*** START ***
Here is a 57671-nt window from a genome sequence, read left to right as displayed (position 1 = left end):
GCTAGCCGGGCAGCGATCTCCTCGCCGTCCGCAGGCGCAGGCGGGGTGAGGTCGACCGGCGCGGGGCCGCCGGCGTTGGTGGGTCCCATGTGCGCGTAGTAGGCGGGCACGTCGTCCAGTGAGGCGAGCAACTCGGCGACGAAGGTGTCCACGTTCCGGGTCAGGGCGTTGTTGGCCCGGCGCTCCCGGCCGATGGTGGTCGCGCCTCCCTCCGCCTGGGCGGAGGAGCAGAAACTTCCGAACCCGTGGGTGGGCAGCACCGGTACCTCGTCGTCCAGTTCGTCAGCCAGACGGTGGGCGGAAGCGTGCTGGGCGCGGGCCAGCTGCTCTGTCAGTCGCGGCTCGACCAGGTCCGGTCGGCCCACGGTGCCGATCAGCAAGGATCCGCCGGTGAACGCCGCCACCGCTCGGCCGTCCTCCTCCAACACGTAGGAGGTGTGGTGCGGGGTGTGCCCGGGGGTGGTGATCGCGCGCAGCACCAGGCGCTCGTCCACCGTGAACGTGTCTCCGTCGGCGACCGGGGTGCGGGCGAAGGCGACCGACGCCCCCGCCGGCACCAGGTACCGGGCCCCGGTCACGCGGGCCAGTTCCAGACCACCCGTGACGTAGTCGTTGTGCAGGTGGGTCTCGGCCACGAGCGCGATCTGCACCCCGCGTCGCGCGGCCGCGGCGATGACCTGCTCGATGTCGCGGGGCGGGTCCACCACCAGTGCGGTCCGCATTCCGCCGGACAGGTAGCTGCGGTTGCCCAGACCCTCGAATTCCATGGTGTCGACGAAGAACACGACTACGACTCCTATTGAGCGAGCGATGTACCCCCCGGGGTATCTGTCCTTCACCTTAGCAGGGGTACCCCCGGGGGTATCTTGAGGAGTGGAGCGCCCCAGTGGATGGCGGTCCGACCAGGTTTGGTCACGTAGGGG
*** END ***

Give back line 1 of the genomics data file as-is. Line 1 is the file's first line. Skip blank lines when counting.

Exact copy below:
Here is a 57671-nt window from a genome sequence, read left to right as displayed (position 1 = left end):